What if there were more disabled leaders?

My name is Msafiri Ngololo and I am from Tanzania. The desire to have a disabled leadership career led me to pursue a Disability, Design and Innovation masters course; in order to create change, influence inclusion in social policy, identify and remove the disabling barriers in my home country and Africa at large. Disability isContinue reading “What if there were more disabled leaders?”

It’s Time Society Stopped Playing the Independence Card to the Detriment of Disabled People

Until the age of eight, I was educated in a special needs school. Contrary to stereotype, the environment (as I recall) provided ample stimulation and nurturance. This, I believe, was thanks in part to the considerable degree of setting and streaming that occurred in the school’s delivery of learning. The establishment itself, to the bestContinue reading “It’s Time Society Stopped Playing the Independence Card to the Detriment of Disabled People”

When it comes to a disability, visibility of difference is a two-sided coin

I think it’s fair to say that we live in an ocular-centric society, people are obsessed with sight, and we equate that with knowledge, just think of terms like “I see” to mean “I understand”.  Equating sight with knowledge is dangerous, especially for those who feel an entitlement to “know”. “Why is your arm likeContinue reading “When it comes to a disability, visibility of difference is a two-sided coin”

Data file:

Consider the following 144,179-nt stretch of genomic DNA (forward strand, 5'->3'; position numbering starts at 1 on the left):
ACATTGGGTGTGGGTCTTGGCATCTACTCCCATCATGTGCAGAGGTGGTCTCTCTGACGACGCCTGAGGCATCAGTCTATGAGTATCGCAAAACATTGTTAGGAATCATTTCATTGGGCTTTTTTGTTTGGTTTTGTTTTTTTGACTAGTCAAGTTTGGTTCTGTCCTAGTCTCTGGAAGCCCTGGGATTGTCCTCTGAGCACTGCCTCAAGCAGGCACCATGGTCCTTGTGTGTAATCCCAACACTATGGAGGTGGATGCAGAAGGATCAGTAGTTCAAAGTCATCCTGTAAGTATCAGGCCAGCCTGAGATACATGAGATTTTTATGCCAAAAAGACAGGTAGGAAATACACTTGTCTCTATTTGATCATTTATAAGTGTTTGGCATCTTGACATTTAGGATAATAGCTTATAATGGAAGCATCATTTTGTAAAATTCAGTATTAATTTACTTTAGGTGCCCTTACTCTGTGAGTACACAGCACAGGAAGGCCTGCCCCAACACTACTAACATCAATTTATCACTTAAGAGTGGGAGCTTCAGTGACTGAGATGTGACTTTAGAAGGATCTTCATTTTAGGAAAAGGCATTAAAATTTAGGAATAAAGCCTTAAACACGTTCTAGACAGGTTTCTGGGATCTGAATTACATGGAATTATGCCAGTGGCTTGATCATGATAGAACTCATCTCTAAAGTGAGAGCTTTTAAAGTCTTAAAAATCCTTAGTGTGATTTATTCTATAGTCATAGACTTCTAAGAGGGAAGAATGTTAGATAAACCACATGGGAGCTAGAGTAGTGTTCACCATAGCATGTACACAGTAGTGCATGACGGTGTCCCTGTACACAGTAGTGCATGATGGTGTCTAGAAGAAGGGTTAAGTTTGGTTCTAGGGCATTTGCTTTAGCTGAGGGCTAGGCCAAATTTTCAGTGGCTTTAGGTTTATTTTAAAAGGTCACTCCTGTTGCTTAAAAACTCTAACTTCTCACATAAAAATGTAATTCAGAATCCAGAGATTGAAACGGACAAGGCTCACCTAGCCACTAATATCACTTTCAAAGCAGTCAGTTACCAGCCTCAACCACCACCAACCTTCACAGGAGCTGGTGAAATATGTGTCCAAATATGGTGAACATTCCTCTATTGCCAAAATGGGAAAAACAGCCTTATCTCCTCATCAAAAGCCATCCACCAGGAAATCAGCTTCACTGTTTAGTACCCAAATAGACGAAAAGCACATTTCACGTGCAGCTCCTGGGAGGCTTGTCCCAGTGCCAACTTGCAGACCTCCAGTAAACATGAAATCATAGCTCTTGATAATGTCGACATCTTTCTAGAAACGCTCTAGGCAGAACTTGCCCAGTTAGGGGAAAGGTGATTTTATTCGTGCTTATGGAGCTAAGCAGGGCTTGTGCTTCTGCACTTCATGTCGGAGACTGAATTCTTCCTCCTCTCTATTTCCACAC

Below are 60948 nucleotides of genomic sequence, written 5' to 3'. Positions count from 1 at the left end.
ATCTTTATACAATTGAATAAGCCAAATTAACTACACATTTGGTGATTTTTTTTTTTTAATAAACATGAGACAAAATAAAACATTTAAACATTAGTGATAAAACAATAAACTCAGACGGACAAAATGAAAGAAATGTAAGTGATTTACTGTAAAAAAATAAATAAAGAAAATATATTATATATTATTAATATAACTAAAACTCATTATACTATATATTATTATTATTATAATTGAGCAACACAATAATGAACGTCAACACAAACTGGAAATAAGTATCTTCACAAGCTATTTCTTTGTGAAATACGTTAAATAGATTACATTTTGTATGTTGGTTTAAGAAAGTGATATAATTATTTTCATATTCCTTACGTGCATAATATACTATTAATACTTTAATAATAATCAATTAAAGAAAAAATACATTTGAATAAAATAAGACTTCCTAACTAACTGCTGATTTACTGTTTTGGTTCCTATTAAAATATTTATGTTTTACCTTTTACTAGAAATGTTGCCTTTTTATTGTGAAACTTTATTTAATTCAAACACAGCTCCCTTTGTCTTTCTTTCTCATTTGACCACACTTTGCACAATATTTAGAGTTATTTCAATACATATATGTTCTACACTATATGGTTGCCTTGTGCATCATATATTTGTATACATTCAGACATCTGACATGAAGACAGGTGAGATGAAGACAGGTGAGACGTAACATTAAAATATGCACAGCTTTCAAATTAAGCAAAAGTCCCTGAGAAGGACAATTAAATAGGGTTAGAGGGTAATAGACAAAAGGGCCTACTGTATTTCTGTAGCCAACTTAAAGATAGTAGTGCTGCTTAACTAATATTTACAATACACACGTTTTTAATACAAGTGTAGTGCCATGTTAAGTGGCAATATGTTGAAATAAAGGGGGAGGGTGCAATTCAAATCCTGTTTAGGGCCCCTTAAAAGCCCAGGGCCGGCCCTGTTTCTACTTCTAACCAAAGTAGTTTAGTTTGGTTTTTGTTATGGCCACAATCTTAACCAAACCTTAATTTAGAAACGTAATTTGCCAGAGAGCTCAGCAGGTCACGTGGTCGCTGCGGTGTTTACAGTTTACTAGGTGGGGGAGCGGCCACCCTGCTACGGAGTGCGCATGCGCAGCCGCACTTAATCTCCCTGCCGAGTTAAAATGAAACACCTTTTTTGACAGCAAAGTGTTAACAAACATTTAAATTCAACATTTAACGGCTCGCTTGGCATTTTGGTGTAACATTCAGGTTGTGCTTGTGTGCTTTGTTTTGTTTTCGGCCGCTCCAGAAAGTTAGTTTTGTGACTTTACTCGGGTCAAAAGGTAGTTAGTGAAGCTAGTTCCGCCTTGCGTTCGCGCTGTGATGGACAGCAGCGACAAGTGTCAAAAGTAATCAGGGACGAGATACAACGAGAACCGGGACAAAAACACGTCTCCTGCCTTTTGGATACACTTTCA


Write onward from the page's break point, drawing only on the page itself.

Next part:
Investing in inspirational disabled leaders; a journey into Snowdon scholarships

In January, Snowdon Trust and the GDI Hub opened applications for the second national Snowdon Masters Scholarships programme, in our search for exceptional disabled graduates with the potential to become tomorrow’s leaders.  Funding up £30,000 per student, these scholarships seek to identify and accelerate talented disabled people that have shown excellence in their chosen field of study orContinue reading “Investing in inspirational disabled leaders; a journey into Snowdon scholarships”

How access to education changed the trajectory of my entire life

About me My name is Paul Ntulila; 27 years ago I left Tanzania, East Africa, with my parents and my older sister, to move to the UK for a better life. My parents had their suspicions about my deafness but I wasn’t formally diagnosed until the age of 3, after we moved to London. IContinue reading “How access to education changed the trajectory of my entire life”